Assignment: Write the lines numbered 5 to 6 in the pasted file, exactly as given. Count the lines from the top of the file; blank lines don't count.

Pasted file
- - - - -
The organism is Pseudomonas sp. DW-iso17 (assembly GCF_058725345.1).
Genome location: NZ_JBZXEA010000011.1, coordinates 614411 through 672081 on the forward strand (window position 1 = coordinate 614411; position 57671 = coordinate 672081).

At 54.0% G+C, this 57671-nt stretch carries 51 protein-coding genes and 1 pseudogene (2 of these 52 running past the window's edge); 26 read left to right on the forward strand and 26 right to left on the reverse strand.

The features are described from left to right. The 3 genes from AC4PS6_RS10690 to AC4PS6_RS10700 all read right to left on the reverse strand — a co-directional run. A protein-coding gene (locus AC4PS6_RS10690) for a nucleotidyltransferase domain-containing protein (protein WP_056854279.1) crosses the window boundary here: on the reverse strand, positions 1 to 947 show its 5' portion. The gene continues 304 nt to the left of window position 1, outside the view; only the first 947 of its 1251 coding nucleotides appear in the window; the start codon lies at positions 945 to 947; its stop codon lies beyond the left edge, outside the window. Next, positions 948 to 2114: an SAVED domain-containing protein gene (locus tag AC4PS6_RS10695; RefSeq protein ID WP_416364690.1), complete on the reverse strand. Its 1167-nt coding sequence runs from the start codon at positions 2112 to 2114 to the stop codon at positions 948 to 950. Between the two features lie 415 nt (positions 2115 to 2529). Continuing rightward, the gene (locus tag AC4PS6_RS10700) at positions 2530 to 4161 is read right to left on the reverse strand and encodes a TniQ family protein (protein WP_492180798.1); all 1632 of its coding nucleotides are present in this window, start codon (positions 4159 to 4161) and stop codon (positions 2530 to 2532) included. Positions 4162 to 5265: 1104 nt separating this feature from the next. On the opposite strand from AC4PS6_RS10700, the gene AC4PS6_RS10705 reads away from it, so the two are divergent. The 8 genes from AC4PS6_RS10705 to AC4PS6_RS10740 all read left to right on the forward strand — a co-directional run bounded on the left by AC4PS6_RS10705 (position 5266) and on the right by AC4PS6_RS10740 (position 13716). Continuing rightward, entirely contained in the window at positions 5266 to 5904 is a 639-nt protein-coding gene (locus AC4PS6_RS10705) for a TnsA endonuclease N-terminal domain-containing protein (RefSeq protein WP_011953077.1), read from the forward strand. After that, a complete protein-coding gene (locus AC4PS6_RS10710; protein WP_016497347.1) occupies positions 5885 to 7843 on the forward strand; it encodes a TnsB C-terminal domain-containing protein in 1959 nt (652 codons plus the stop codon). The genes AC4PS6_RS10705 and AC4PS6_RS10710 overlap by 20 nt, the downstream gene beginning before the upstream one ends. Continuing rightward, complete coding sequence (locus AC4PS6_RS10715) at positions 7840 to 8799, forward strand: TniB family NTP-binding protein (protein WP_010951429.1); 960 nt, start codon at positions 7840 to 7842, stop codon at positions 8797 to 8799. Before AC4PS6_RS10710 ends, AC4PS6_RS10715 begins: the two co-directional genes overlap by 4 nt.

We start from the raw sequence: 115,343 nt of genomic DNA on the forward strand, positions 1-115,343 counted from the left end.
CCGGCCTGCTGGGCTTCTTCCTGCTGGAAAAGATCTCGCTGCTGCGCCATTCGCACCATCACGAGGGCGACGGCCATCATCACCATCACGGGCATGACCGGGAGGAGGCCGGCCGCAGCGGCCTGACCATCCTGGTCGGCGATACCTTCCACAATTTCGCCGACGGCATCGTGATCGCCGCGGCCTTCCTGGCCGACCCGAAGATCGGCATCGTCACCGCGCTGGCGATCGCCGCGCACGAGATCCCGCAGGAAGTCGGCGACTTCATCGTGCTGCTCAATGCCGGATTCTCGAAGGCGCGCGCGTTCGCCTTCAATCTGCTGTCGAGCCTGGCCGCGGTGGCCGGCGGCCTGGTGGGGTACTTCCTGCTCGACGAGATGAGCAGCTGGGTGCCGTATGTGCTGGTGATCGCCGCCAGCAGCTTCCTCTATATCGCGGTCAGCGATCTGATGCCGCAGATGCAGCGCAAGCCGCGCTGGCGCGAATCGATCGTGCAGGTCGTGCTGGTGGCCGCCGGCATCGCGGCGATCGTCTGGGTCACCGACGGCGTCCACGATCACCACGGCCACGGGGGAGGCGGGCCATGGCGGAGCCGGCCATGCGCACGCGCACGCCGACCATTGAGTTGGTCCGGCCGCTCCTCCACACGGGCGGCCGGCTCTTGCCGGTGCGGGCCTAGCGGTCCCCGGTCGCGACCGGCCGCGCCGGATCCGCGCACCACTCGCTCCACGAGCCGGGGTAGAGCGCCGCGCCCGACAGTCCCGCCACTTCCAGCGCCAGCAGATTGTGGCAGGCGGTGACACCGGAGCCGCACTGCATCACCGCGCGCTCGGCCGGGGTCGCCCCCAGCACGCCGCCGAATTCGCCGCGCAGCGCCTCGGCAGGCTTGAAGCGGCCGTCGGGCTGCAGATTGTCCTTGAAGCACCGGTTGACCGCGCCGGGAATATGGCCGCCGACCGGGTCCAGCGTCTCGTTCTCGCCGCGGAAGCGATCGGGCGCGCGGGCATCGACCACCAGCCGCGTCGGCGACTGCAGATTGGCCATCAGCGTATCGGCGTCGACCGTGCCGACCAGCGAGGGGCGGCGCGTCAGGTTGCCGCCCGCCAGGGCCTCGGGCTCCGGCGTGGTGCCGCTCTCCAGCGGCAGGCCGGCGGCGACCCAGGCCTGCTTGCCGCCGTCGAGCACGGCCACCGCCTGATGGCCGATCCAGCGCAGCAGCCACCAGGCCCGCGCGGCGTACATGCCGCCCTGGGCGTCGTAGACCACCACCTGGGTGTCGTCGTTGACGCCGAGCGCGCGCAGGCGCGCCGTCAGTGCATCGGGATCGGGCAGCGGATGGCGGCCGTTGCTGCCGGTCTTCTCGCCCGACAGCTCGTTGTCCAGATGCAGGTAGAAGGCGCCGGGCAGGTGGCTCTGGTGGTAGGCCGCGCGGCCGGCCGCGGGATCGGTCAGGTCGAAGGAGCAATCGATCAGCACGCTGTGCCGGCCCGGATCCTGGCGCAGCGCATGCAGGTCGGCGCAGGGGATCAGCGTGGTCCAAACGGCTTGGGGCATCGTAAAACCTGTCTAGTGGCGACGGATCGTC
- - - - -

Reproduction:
We start from the raw sequence: 115,343 nt of genomic DNA on the forward strand, positions 1-115,343 counted from the left end.
CCGGCCTGCTGGGCTTCTTCCTGCTGGAAAAGATCTCGCTGCTGCGCCATTCGCACCATCACGAGGGCGACGGCCATCATCACCATCACGGGCATGACCGGGAGGAGGCCGGCCGCAGCGGCCTGACCATCCTGGTCGGCGATACCTTCCACAATTTCGCCGACGGCATCGTGATCGCCGCGGCCTTCCTGGCCGACCCGAAGATCGGCATCGTCACCGCGCTGGCGATCGCCGCGCACGAGATCCCGCAGGAAGTCGGCGACTTCATCGTGCTGCTCAATGCCGGATTCTCGAAGGCGCGCGCGTTCGCCTTCAATCTGCTGTCGAGCCTGGCCGCGGTGGCCGGCGGCCTGGTGGGGTACTTCCTGCTCGACGAGATGAGCAGCTGGGTGCCGTATGTGCTGGTGATCGCCGCCAGCAGCTTCCTCTATATCGCGGTCAGCGATCTGATGCCGCAGATGCAGCGCAAGCCGCGCTGGCGCGAATCGATCGTGCAGGTCGTGCTGGTGGCCGCCGGCATCGCGGCGATCGTCTGGGTCACCGACGGCGTCCACGATCACCACGGCCACGGGGGAGGCGGGCCATGGCGGAGCCGGCCATGCGCACGCGCACGCCGACCATTGAGTTGGTCCGGCCGCTCCTCCACACGGGCGGCCGGCTCTTGCCGGTGCGGGCCTAGCGGTCCCCGGTCGCGACCGGCCGCGCCGGATCCGCGCACCACTCGCTCCACGAGCCGGGGTAGAGCGCCGCGCCCGACAGTCCCGCCACTTCCAGCGCCAGCAGATTGTGGCAGGCGGTGACACCGGAGCCGCACTGCATCACCGCGCGCTCGGCCGGGGTCGCCCCCAGCACGCCGCCGAATTCGCCGCGCAGCGCCTCGGCAGGCTTGAAGCGGCCGTCGGGCTGCAGATTGTCCTTGAAGCACCGGTTGACCGCGCCGGGAATATGGCCGCCGACCGGGTCCAGCGTCTCGTTCTCGCCGCGGAAGCGATCGGGCGCGCGGGCATCGACCACCAGCCGCGTCGGCGACTGCAGATTGGCCATCAGCGTATCGGCGTCGACCGTGCCGACCAGCGAGGGGCGGCGCGTCAGGTTGCCGCCCGCCAGGGCCTCGGGCTCCGGCGTGGTGCCGCTCTCCAGCGGCAGGCCGGCGGCGACCCAGGCCTGCTTGCCGCCGTCGAGCACGGCCACCGCCTGATGGCCGATCCAGCGCAGCAGCCACCAGGCCCGCGCGGCGTACATGCCGCCCTGGGCGTCGTAGACCACCACCTGGGTGTCGTCGTTGACGCCGAGCGCGCGCAGGCGCGCCGTCAGTGCATCGGGATCGGGCAGCGGATGGCGGCCGTTGCTGCCGGTCTTCTCGCCCGACAGCTCGTTGTCCAGATGCAGGTAGAAGGCGCCGGGCAGGTGGCTCTGGTGGTAGGCCGCGCGGCCGGCCGCGGGATCGGTCAGGTCGAAGGAGCAATCGATCAGCACGCTGTGCCGGCCCGGATCCTGGCGCAGCGCATGCAGGTCGGCGCAGGGGATCAGCGTGGTCCAAACGGCTTGGGGCATCGTAAAACCTGTCTAGTGGCGACGGATCGTC